Sunday, October 31, 2010

Regulation & Control of Bursting of Firecrackers and Noise Pollution

Hon'ble Supreme Court Directives


 The directives of three-judge Bench of the Hon'ble Supreme Court in 2001, to all the District Collectors in the Country to ensure that firecrackers are burst only between 6 pm and 10 pm, during Dasara, Diwali and other festivals. The Bench recognizing the need to protect the people from ill effects of air and noise pollution described the 'Right to Peaceful Sleep' as a Fundamental Right.


 The Bench also directed the authorities to ensure that fireworks are not used at any time in silence zones. That is within 100 meters around public or private hospitals, nursing homes or other institutions for the reception and treatment of the sick or wounded, educational institutions, religious places, courts and other places designated as silence zones. 


The Supreme Court Bench further directed the Central and State governments, to strictly enforce  the Environment Protection Rules, which prohibit manufacture, sale or use of firecrackers generating a noise level exceeding 125 decibels at four meters distance from the point of bursting. The Bench asked the managements and Principals of all schools to take steps to inform students about the ill-effects of firecrackers on health and otherwise and also inform them about the court's directions.


Noise Pollution (Regulation & Control) Rules


 The A P State Govt, in pursuance of GOI, MoEF Notification No. S.O 123 ( E) dated 14-.2-2000 --Noise Pollution ( R &C) Rules, 2000, issued G.O.Rt. No. 227 of 11-7-2000, to regulate & control noise producing & generating sources. As per the GO. the Commissioner of Police, shall be the Prescribed Authority, to implement Standards & Rules in respect of Noise, in Municipal Corporations & similarly Superintendents of Police of Districts shall be the Prescribed Authority within their jurisdiction. These Authorities shall have powers to sub delegate the authority further.

Ground Realities, Hyderabad in Particular


The steep rise in pollution parameters, monitored by APPCB at different parts of Hyderabad city during the festival week in respect of RSPM, SPM, SO2, NoX etc and the Noise levels exceeding the prescribed levels in all the zones, are the clear indication of the ill effects and hazardous nature of indiscriminate bursting of firecrackers. The authorities concerned are not either aware of Hon'ble Supreme Court directives and Noise Pollution (Regulation& Control) Rules, vide G.O.Rt.No.227 of 11-07-2000, even after the lapse of 9 to 10 years, or have failed in discharging the duties assigned to them.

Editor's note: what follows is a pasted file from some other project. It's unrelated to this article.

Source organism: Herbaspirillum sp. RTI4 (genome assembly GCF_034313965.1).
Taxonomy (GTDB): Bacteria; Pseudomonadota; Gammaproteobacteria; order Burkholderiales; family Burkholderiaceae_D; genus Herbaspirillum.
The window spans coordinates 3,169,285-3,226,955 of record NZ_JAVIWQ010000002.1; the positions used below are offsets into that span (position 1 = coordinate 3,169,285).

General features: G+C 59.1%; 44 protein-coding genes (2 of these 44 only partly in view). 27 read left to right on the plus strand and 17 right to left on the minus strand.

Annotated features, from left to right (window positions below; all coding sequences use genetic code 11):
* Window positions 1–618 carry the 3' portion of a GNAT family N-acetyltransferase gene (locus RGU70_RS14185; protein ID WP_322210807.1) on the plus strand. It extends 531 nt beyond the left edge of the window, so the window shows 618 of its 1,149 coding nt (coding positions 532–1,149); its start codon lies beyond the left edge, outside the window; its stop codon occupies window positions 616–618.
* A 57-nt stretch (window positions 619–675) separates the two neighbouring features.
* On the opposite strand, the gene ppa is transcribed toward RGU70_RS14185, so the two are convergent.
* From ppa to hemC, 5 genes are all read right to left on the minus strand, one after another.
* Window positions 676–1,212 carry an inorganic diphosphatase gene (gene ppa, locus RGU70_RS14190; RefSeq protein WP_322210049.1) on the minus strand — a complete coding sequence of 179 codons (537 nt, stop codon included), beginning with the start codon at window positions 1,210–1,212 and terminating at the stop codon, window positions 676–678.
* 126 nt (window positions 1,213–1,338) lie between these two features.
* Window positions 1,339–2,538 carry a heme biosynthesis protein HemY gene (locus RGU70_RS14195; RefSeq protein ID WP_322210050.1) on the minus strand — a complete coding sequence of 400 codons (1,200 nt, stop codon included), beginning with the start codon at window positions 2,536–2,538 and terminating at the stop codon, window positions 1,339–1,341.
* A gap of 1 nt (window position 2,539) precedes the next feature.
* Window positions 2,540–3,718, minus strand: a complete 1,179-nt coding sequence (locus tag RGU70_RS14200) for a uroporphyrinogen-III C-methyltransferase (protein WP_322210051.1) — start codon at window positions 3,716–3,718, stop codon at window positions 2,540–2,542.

In the light of the position explained above and taking into account the adverse impacts of pollutants and noise levels, on the health of infants, the aged & the sick and the quality of life in general, the Manufacture, Sale, and Bursting of Fire Crackers need to be regulated and controlled, strictly in conformance with the directives of Hon'ble Supreme Court, and the Noise Pollution (Regulation & Control) Rules in force as on date, are to be enforced strictly.


 The widest publicity needs to be given through Print and Electronic Media regarding Supreme Court Directives and Noise Pollution (Regulation & Control) Rules, during the ongoing Diwali season to create awareness among all concerned and to be continued thereafter at regular intervals.




Saturday, October 30, 2010

Lifting of Moratorium on Projects-Pattancheru- Bollaram Area

 This has reference to MOEF Office Memorandum dated 26-10-10 lifting the Moratorium, on consideration of projects for Environmental Clearance (EC) in respect of projects to be located in Pattancheru- Bollaram area in AP State, as per the recommendation of CPCB, which is understood to have been based on the actions initiated by the local stake holders for improving environment quality of the area.


Discharges from PETL-18 KM Pipeline


 As per the information available, the CETP Pattancheru (PETL) is understood to be transferring its treated effluents to Amberpet STP through 18 Km Pipeline for further treatment (Dilution) and discharge into Musi River, thus avoiding discharges into local streams / water bodies.